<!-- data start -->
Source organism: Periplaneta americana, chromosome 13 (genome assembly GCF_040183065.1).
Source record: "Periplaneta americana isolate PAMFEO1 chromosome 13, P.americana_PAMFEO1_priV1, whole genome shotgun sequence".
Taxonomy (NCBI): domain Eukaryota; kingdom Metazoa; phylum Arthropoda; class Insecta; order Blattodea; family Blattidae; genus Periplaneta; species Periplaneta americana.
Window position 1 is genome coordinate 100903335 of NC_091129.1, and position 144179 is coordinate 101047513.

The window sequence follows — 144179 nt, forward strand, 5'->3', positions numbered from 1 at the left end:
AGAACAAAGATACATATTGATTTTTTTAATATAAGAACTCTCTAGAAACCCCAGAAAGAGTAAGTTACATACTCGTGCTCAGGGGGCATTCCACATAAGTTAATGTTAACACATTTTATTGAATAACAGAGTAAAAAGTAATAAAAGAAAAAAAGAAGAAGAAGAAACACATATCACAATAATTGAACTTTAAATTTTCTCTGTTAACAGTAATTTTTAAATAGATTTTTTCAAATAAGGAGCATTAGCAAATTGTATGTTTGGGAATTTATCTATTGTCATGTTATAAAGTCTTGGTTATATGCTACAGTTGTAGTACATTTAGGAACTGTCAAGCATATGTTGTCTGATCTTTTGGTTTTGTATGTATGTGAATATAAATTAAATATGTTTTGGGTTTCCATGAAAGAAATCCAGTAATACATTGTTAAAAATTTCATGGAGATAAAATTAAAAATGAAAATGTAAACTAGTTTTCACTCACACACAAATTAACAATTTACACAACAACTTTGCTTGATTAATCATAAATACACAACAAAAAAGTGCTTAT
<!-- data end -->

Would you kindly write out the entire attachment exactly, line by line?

Source organism: Periplaneta americana, chromosome 13 (genome assembly GCF_040183065.1).
Source record: "Periplaneta americana isolate PAMFEO1 chromosome 13, P.americana_PAMFEO1_priV1, whole genome shotgun sequence".
Taxonomy (NCBI): domain Eukaryota; kingdom Metazoa; phylum Arthropoda; class Insecta; order Blattodea; family Blattidae; genus Periplaneta; species Periplaneta americana.
Window position 1 is genome coordinate 100903335 of NC_091129.1, and position 144179 is coordinate 101047513.

The window sequence follows — 144179 nt, forward strand, 5'->3', positions numbered from 1 at the left end:
AGAACAAAGATACATATTGATTTTTTTAATATAAGAACTCTCTAGAAACCCCAGAAAGAGTAAGTTACATACTCGTGCTCAGGGGGCATTCCACATAAGTTAATGTTAACACATTTTATTGAATAACAGAGTAAAAAGTAATAAAAGAAAAAAAGAAGAAGAAGAAACACATATCACAATAATTGAACTTTAAATTTTCTCTGTTAACAGTAATTTTTAAATAGATTTTTTCAAATAAGGAGCATTAGCAAATTGTATGTTTGGGAATTTATCTATTGTCATGTTATAAAGTCTTGGTTATATGCTACAGTTGTAGTACATTTAGGAACTGTCAAGCATATGTTGTCTGATCTTTTGGTTTTGTATGTATGTGAATATAAATTAAATATGTTTTGGGTTTCCATGAAAGAAATCCAGTAATACATTGTTAAAAATTTCATGGAGATAAAATTAAAAATGAAAATGTAAACTAGTTTTCACTCACACACAAATTAACAATTTACACAACAACTTTGCTTGATTAATCATAAATACACAACAAAAAAGTGCTTAT